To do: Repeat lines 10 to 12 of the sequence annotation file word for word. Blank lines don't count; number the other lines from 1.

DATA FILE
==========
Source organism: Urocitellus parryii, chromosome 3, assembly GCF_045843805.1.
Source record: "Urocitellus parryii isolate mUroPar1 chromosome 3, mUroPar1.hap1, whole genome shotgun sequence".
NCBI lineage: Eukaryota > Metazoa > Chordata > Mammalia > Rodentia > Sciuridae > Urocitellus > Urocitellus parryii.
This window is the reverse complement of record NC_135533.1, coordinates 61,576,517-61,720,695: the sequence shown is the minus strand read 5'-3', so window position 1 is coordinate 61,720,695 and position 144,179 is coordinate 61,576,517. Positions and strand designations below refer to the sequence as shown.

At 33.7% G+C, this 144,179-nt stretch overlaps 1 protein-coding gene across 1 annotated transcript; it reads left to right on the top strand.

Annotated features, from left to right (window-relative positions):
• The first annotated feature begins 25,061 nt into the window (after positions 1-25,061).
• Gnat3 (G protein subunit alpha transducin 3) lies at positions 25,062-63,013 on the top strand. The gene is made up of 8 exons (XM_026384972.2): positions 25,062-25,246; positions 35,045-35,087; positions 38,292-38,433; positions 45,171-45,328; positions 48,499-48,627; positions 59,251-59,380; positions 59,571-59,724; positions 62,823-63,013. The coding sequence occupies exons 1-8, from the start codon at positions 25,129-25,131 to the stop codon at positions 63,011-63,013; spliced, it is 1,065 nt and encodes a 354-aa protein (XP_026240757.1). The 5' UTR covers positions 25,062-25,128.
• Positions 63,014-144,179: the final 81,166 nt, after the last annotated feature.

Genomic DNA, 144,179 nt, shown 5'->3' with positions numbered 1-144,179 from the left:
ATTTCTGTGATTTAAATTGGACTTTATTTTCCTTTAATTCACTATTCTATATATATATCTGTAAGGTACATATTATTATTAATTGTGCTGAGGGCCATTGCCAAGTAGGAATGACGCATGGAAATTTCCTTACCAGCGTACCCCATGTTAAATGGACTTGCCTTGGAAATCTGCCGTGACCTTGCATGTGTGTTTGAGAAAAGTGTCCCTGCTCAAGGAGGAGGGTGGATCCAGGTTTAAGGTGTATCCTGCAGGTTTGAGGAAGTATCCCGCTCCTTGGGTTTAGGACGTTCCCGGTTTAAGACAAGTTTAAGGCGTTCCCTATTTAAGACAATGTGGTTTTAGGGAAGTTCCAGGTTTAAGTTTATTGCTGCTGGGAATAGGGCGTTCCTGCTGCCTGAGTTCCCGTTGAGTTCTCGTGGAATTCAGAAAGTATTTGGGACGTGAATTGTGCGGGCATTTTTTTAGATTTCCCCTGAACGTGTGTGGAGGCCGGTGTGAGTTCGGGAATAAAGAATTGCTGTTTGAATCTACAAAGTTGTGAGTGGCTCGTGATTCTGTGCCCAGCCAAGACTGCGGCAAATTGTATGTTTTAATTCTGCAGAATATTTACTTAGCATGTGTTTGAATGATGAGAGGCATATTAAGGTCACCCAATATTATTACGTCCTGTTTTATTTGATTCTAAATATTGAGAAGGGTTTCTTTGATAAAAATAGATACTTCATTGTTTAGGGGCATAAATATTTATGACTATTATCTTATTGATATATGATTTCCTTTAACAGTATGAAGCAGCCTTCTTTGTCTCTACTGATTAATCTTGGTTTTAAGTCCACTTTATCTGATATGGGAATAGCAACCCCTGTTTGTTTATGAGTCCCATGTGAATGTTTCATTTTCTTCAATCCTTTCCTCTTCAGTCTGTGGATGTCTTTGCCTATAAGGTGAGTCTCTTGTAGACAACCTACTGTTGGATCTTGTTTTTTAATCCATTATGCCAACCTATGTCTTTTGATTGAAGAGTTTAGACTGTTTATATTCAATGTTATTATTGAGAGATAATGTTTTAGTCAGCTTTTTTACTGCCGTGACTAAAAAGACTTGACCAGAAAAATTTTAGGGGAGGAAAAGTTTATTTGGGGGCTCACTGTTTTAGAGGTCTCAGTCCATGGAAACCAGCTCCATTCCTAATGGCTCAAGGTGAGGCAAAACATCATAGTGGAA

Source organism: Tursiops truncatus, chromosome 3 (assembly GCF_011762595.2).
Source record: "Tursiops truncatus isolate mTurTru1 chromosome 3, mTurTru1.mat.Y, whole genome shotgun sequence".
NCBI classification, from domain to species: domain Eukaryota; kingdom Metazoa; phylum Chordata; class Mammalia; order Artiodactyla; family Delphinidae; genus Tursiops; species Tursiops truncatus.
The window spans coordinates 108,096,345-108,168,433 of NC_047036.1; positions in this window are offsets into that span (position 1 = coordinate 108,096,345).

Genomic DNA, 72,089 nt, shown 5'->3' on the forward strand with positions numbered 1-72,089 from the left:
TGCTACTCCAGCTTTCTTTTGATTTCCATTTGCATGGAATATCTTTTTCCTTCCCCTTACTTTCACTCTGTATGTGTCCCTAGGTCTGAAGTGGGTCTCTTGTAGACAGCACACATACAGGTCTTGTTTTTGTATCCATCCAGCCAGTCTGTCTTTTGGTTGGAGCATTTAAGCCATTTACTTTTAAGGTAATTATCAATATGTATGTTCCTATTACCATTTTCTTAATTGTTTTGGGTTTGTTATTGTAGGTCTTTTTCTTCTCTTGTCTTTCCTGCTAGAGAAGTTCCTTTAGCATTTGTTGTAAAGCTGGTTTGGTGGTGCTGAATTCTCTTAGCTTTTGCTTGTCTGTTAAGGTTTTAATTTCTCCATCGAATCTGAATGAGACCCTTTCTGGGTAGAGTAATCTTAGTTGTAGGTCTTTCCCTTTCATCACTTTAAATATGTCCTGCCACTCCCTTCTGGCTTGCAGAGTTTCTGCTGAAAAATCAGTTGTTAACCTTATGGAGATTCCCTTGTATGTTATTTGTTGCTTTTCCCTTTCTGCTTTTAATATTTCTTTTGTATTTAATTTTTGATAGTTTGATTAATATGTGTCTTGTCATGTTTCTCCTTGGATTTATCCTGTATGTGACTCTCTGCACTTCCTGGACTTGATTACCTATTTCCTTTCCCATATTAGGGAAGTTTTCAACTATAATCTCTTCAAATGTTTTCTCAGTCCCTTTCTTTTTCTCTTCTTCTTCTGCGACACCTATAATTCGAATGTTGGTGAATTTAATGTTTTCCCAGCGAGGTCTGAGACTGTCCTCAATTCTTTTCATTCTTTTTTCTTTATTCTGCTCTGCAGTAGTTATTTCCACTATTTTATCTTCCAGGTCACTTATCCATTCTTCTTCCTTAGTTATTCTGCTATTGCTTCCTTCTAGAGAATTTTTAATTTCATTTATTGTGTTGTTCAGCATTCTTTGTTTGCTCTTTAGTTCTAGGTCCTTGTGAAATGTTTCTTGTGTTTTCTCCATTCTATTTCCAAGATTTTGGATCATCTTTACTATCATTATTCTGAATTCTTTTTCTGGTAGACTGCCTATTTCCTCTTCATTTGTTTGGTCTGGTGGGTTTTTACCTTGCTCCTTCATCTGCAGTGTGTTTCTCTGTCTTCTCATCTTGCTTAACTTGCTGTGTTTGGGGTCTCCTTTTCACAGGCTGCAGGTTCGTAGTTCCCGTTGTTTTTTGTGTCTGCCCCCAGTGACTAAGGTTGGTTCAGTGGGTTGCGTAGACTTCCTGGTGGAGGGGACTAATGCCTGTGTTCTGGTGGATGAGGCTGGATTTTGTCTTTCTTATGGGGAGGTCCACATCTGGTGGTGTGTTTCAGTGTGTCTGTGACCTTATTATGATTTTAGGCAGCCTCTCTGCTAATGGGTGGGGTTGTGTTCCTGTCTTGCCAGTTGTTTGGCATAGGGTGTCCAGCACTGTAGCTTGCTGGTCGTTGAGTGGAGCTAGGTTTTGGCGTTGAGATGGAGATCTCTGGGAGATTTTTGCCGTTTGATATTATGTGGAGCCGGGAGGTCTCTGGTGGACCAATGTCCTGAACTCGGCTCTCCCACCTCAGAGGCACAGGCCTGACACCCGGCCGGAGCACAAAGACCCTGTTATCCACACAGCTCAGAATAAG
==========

Genomic DNA, 144,179 nt, shown 5'->3' with positions numbered 1-144,179 from the left:
ATTTCTGTGATTTAAATTGGACTTTATTTTCCTTTAATTCACTATTCTATATATATATCTGTAAGGTACATATTATTATTAATTGTGCTGAGGGCCATTGCCAAGTAGGAATGACGCATGGAAATTTCCTTACCAGCGTACCCCATGTTAAATGGACTTGCCTTGGAAATCTGCCGTGACCTTGCATGTGTGTTTGAGAAAAGTGTCCCTGCTCAAGGAGGAGGGTGGATCCAGGTTTAAGGTGTATCCTGCAGGTTTGAGGAAGTATCCCGCTCCTTGGGTTTAGGACGTTCCCGGTTTAAGACAAGTTTAAGGCGTTCCCTATTTAAGACAATGTGGTTTTAGGGAAGTTCCAGGTTTAAGTTTATTGCTGCTGGGAATAGGGCGTTCCTGCTGCCTGAGTTCCCGTTGAGTTCTCGTGGAATTCAGAAAGTATTTGGGACGTGAATTGTGCGGGCATTTTTTTAGATTTCCCCTGAACGTGTGTGGAGGCCGGTGTGAGTTCGGGAATAAAGAATTGCTGTTTGAATCTACAAAGTTGTGAGTGGCTCGTGATTCTGTGCCCAGCCAAGACTGCGGCAAATTGTATGTTTTAATTCTGCAGAATATTTACTTAGCATGTGTTTGAATGATGAGAGGCATATTAAGGTCACCCAATATTATTACGTCCTGTTTTATTTGATTCTAAATATTGAGAAGGGTTTCTTTGATAAAAATAGATACTTCATTGTTTAGGGGCATAAATATTTATGACTATTATCTTATTGATATATGATTTCCTTTAACAGTATGAAGCAGCCTTCTTTGTCTCTACTGATTAATCTTGGTTTTAAGTCCACTTTATCTGATATGGGAATAGCAACCCCTGTTTGTTTATGAGTCCCATGTGAATGTTTCATTTTCTTCAATCCTTTCCTCTTCAGTCTGTGGATGTCTTTGCCTATAAGGTGAGTCTCTTGTAGACAACCTACTGTTGGATCTTGTTTTTTAATCCATTATGCCAACCTATGTCTTTTGATTGAAGAGTTTAGACTGTTTATATTCAATGTTATTATTGAGAGATAATGTTTTAGTCAGCTTTTTTACTGCCGTGACTAAAAAGACTTGACCAGAAAAATTTTAGGGGAGGAAAAGTTTATTTGGGGGCTCACTGTTTTAGAGGTCTCAGTCCATGGAAACCAGCTCCATTCCTAATGGCTCAAGGTGAGGCAAAACATCATAGTGGAA

Source organism: Tursiops truncatus, chromosome 3 (assembly GCF_011762595.2).